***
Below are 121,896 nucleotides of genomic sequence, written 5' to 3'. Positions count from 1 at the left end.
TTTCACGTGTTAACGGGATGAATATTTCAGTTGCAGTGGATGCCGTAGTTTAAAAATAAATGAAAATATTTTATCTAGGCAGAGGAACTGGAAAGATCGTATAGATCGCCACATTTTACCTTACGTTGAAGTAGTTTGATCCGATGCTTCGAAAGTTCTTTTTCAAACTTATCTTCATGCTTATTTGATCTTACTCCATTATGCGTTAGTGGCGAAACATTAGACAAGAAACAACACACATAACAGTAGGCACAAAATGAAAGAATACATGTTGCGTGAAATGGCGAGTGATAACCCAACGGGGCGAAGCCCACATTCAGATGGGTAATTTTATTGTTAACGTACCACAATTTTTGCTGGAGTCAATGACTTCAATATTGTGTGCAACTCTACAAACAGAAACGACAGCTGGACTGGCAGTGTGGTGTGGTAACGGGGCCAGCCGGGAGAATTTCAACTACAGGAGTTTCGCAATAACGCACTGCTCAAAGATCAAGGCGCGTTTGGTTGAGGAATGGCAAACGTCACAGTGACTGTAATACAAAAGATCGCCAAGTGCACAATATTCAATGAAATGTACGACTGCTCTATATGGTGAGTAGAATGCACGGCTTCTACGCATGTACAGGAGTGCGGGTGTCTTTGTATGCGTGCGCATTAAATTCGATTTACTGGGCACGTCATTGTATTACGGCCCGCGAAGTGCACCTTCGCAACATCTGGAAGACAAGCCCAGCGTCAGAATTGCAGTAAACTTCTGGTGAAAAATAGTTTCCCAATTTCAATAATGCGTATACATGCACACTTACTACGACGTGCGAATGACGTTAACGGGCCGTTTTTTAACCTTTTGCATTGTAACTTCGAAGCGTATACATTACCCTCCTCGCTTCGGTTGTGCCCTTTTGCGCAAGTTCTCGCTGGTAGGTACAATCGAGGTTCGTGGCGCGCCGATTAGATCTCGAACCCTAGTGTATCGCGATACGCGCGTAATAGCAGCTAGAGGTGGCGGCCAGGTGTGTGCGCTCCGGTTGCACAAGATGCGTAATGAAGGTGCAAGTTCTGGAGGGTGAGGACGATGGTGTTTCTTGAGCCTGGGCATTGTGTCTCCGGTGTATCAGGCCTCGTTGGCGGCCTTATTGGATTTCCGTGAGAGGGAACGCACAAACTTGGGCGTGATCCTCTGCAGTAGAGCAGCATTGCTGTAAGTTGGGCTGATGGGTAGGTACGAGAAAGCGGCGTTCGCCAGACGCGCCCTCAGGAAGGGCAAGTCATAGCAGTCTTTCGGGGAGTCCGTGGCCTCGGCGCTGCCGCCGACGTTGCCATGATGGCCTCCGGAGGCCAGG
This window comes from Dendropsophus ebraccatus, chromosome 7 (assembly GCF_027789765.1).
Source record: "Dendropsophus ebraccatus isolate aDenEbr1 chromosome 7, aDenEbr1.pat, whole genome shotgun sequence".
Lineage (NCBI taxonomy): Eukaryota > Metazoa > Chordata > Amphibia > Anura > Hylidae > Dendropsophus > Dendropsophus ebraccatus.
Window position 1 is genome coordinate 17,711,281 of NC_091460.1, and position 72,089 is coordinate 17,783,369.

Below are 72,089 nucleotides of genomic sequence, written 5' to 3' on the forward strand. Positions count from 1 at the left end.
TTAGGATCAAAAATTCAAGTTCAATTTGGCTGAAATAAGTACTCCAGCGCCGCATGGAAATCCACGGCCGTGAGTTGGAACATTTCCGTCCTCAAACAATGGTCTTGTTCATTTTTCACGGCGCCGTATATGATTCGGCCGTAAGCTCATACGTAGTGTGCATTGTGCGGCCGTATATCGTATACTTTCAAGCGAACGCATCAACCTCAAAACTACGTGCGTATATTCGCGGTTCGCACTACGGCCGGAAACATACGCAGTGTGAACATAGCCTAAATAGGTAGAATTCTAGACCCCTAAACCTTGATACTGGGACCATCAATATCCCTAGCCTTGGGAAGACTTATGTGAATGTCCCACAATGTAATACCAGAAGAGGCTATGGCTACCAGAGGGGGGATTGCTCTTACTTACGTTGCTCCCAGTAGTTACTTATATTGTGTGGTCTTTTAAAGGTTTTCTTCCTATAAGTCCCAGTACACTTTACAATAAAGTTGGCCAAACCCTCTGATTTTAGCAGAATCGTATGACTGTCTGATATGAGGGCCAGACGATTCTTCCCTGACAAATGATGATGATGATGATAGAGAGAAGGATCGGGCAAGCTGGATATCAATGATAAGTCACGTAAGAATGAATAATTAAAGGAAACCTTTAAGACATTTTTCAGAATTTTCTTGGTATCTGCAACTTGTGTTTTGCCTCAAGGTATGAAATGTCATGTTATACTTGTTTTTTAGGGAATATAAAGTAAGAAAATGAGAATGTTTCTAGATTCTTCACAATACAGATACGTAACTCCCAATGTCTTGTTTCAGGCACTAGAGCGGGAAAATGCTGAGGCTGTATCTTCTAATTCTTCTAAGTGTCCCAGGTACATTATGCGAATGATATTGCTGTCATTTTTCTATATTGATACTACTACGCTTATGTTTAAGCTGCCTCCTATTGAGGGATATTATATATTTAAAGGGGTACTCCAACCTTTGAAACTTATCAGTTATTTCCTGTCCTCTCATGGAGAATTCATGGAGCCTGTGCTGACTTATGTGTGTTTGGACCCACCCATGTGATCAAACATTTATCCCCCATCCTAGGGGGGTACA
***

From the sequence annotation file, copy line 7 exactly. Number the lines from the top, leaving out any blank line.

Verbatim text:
Below are 72,089 nucleotides of genomic sequence, written 5' to 3' on the forward strand. Positions count from 1 at the left end.